VTE pathways, clinics and prescribing
Patient pathways, independent prescribing by pharmacists and education of junior doctors all contribute to the effective operation of the VTE service, according to Mr Kieron Power; Lead Pharmacist – Thrombosis and Anticoagulation at Singleton Hospital in Swansea
One important development was the cancer thrombosis pathway. This stemmed from the PELICAN (Patients’ Experiences of LIving with CANcer-associated thrombosis) study, led by Professor Simon Noble, in which patients receiving treatment for cancer-associated thrombosis (CAT) were interviewed about their experiences.
Many patients felt that the level of support they received for CAT compared unfavourably with their cancer care. This is a problem because 20% of cancer patients develop a thrombosis, notes Mr Power.
“We thought, “Well, we’ve got a VTE service, we’re seeing cancer patients how can we make this better for them?” and so what we did was we developed a specific cancer-associated thrombosis pathway whereby we had every single cancer thrombosis diagnosis come through our pathway within the health board and we would manage them from initiation to that six-month decision – because with cancer-associated thrombosis six months is generally the minimum duration – and much of our focus was around easing anxieties and improving patient education”, he explains.
When the service was evaluated anxiety scores and knowledge retention improved and patients were generally better informed.
A weekly haematology clinic is an integral part of the VTE service. This started as a DOAC (direct-acting oral anticoagulant) initiation clinic, when this process was started in secondary care, recalls Mr Power. Now that this is routinely undertaken in primary care in most of the UK, the clinic has developed to deal with patients with complex anticoagulant or thrombosis needs such as those with VTEs at unusual sites, patients with anti-phospholipid syndrome and those who require complex bridging arrangements, he says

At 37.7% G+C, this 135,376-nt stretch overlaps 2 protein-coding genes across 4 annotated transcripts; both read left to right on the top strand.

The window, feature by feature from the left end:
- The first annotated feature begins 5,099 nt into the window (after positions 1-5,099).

Gaining independent prescriber (IP) qualifications has enabled the pharmacy VTE team members to function effectively as independent practitioners, says Mr Power. In fact, they ran the service for several years before gaining their IP qualifications in 2018.
“I think the single most important thing that developed in terms of our service was that we all gained IP qualifications because it just allowed us to then become independent practitioners and develop the service as we wanted to, whereas prior to that it was quite difficult to make those independent decisions because you were fundamentally relying on somebody else to prescribe the medication for you”, he says.
De-skilling or up-skilling of junior doctors?
When asked whether the pharmacy-managed VTE service risks de-skilling of junior doctors in relation to anti-coagulant prescribing Mr Power argues that the education and guidelines that have been put in place have, in fact, up-skill junior doctors in this area.
“When we came in we identified numerous aspects of VTE care that weren’t in line with evidence or guidance and we’ve been able to improve on those things…….. I don’t feel like we’ve de-skilled the healthcare professionals, I think we’ve upskilled them …. mainly through our education that we’ve undertaken [and] through the guidelines we’ve developed. …. I was reflecting on this recently because I think one of the proudest [moments] I have is when I hear junior doctors quoting elements of management that I know that we’ve put into guidelines. I kind of think, “Well, they weren’t saying those things three or four years ago!” “, says Mr Power.